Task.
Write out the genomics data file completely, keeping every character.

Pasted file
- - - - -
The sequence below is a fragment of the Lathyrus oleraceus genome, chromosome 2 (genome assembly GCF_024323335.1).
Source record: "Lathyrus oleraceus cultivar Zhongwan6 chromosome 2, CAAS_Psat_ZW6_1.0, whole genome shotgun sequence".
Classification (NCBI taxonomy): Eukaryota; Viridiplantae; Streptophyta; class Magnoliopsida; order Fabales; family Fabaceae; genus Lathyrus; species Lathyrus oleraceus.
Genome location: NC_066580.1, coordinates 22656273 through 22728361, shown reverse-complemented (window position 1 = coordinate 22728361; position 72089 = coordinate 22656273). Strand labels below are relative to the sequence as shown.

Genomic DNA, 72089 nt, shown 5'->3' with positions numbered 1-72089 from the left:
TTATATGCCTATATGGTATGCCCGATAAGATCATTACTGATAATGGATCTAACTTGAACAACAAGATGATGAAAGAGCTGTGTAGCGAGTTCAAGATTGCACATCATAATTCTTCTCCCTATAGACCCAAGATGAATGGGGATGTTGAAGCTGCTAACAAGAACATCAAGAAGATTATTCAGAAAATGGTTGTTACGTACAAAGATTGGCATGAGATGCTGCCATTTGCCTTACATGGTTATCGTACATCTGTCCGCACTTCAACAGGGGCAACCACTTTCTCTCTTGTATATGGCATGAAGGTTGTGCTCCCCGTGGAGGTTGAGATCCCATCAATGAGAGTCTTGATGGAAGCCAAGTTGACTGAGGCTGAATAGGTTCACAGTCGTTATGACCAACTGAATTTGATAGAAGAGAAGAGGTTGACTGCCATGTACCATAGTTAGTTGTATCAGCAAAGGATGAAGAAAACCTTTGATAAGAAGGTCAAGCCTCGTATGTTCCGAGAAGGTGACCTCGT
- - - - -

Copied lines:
The sequence below is a fragment of the Lathyrus oleraceus genome, chromosome 2 (genome assembly GCF_024323335.1).
Source record: "Lathyrus oleraceus cultivar Zhongwan6 chromosome 2, CAAS_Psat_ZW6_1.0, whole genome shotgun sequence".
Classification (NCBI taxonomy): Eukaryota; Viridiplantae; Streptophyta; class Magnoliopsida; order Fabales; family Fabaceae; genus Lathyrus; species Lathyrus oleraceus.
Genome location: NC_066580.1, coordinates 22656273 through 22728361, shown reverse-complemented (window position 1 = coordinate 22728361; position 72089 = coordinate 22656273). Strand labels below are relative to the sequence as shown.

Genomic DNA, 72089 nt, shown 5'->3' with positions numbered 1-72089 from the left:
TTATATGCCTATATGGTATGCCCGATAAGATCATTACTGATAATGGATCTAACTTGAACAACAAGATGATGAAAGAGCTGTGTAGCGAGTTCAAGATTGCACATCATAATTCTTCTCCCTATAGACCCAAGATGAATGGGGATGTTGAAGCTGCTAACAAGAACATCAAGAAGATTATTCAGAAAATGGTTGTTACGTACAAAGATTGGCATGAGATGCTGCCATTTGCCTTACATGGTTATCGTACATCTGTCCGCACTTCAACAGGGGCAACCACTTTCTCTCTTGTATATGGCATGAAGGTTGTGCTCCCCGTGGAGGTTGAGATCCCATCAATGAGAGTCTTGATGGAAGCCAAGTTGACTGAGGCTGAATAGGTTCACAGTCGTTATGACCAACTGAATTTGATAGAAGAGAAGAGGTTGACTGCCATGTACCATAGTTAGTTGTATCAGCAAAGGATGAAGAAAACCTTTGATAAGAAGGTCAAGCCTCGTATGTTCCGAGAAGGTGACCTCGT